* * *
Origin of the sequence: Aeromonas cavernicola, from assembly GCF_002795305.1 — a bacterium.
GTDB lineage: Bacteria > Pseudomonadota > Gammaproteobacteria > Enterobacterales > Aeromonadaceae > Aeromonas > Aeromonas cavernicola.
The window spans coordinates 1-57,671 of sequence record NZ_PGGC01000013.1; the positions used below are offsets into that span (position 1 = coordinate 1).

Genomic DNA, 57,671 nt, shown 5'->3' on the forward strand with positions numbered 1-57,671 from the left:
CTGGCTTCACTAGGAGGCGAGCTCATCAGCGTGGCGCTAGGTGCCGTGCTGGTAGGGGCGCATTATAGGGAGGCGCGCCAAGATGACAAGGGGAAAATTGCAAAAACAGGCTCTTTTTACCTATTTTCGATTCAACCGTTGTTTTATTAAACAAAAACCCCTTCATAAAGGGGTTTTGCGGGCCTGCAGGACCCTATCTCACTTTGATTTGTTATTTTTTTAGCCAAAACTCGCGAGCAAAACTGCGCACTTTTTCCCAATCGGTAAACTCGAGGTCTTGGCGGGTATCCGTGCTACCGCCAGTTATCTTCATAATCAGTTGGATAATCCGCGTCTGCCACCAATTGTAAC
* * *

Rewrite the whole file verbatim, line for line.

Origin of the sequence: Aeromonas cavernicola, from assembly GCF_002795305.1 — a bacterium.
GTDB lineage: Bacteria > Pseudomonadota > Gammaproteobacteria > Enterobacterales > Aeromonadaceae > Aeromonas > Aeromonas cavernicola.
The window spans coordinates 1-57,671 of sequence record NZ_PGGC01000013.1; the positions used below are offsets into that span (position 1 = coordinate 1).

Genomic DNA, 57,671 nt, shown 5'->3' on the forward strand with positions numbered 1-57,671 from the left:
CTGGCTTCACTAGGAGGCGAGCTCATCAGCGTGGCGCTAGGTGCCGTGCTGGTAGGGGCGCATTATAGGGAGGCGCGCCAAGATGACAAGGGGAAAATTGCAAAAACAGGCTCTTTTTACCTATTTTCGATTCAACCGTTGTTTTATTAAACAAAAACCCCTTCATAAAGGGGTTTTGCGGGCCTGCAGGACCCTATCTCACTTTGATTTGTTATTTTTTTAGCCAAAACTCGCGAGCAAAACTGCGCACTTTTTCCCAATCGGTAAACTCGAGGTCTTGGCGGGTATCCGTGCTACCGCCAGTTATCTTCATAATCAGTTGGATAATCCGCGTCTGCCACCAATTGTAAC